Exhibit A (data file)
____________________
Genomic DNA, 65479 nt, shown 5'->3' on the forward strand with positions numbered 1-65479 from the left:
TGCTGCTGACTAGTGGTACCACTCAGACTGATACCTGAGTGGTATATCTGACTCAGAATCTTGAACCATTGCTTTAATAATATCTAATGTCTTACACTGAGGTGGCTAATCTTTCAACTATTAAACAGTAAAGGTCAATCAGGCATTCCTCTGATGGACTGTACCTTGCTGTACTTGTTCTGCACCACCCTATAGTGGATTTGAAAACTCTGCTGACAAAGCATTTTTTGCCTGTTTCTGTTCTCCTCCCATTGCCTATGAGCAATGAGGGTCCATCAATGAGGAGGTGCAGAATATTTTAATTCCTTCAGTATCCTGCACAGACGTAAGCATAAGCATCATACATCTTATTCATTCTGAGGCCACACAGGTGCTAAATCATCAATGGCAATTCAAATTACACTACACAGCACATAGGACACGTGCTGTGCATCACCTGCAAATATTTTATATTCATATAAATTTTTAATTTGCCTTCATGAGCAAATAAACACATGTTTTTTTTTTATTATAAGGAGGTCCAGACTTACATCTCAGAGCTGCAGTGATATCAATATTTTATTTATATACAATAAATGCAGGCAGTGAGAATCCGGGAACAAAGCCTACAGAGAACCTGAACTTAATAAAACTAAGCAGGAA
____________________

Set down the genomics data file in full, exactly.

Genomic DNA, 65479 nt, shown 5'->3' on the forward strand with positions numbered 1-65479 from the left:
TGCTGCTGACTAGTGGTACCACTCAGACTGATACCTGAGTGGTATATCTGACTCAGAATCTTGAACCATTGCTTTAATAATATCTAATGTCTTACACTGAGGTGGCTAATCTTTCAACTATTAAACAGTAAAGGTCAATCAGGCATTCCTCTGATGGACTGTACCTTGCTGTACTTGTTCTGCACCACCCTATAGTGGATTTGAAAACTCTGCTGACAAAGCATTTTTTGCCTGTTTCTGTTCTCCTCCCATTGCCTATGAGCAATGAGGGTCCATCAATGAGGAGGTGCAGAATATTTTAATTCCTTCAGTATCCTGCACAGACGTAAGCATAAGCATCATACATCTTATTCATTCTGAGGCCACACAGGTGCTAAATCATCAATGGCAATTCAAATTACACTACACAGCACATAGGACACGTGCTGTGCATCACCTGCAAATATTTTATATTCATATAAATTTTTAATTTGCCTTCATGAGCAAATAAACACATGTTTTTTTTTTATTATAAGGAGGTCCAGACTTACATCTCAGAGCTGCAGTGATATCAATATTTTATTTATATACAATAAATGCAGGCAGTGAGAATCCGGGAACAAAGCCTACAGAGAACCTGAACTTAATAAAACTAAGCAGGAA